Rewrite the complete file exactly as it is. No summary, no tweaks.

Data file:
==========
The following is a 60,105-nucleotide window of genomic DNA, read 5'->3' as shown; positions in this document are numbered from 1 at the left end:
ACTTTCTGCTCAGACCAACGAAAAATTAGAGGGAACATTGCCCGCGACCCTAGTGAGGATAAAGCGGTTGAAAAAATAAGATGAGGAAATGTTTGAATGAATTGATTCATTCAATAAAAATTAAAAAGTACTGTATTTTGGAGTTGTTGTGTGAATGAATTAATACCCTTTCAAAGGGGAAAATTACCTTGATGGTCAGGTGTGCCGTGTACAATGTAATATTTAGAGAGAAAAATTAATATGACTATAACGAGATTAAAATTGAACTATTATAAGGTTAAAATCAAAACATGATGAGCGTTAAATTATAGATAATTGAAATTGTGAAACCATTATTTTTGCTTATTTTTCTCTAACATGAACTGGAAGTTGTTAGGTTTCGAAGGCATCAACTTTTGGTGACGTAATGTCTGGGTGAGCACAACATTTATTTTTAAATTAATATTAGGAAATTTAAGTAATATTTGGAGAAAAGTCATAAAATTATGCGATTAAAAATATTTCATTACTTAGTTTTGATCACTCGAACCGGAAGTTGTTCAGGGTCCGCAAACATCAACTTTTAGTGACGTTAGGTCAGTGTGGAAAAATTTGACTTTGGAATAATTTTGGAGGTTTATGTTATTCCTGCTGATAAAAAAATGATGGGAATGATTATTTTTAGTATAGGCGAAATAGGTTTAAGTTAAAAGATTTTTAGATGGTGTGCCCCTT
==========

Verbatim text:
The following is a 60,105-nucleotide window of genomic DNA, read 5'->3' as shown; positions in this document are numbered from 1 at the left end:
ACTTTCTGCTCAGACCAACGAAAAATTAGAGGGAACATTGCCCGCGACCCTAGTGAGGATAAAGCGGTTGAAAAAATAAGATGAGGAAATGTTTGAATGAATTGATTCATTCAATAAAAATTAAAAAGTACTGTATTTTGGAGTTGTTGTGTGAATGAATTAATACCCTTTCAAAGGGGAAAATTACCTTGATGGTCAGGTGTGCCGTGTACAATGTAATATTTAGAGAGAAAAATTAATATGACTATAACGAGATTAAAATTGAACTATTATAAGGTTAAAATCAAAACATGATGAGCGTTAAATTATAGATAATTGAAATTGTGAAACCATTATTTTTGCTTATTTTTCTCTAACATGAACTGGAAGTTGTTAGGTTTCGAAGGCATCAACTTTTGGTGACGTAATGTCTGGGTGAGCACAACATTTATTTTTAAATTAATATTAGGAAATTTAAGTAATATTTGGAGAAAAGTCATAAAATTATGCGATTAAAAATATTTCATTACTTAGTTTTGATCACTCGAACCGGAAGTTGTTCAGGGTCCGCAAACATCAACTTTTAGTGACGTTAGGTCAGTGTGGAAAAATTTGACTTTGGAATAATTTTGGAGGTTTATGTTATTCCTGCTGATAAAAAAATGATGGGAATGATTATTTTTAGTATAGGCGAAATAGGTTTAAGTTAAAAGATTTTTAGATGGTGTGCCCCTT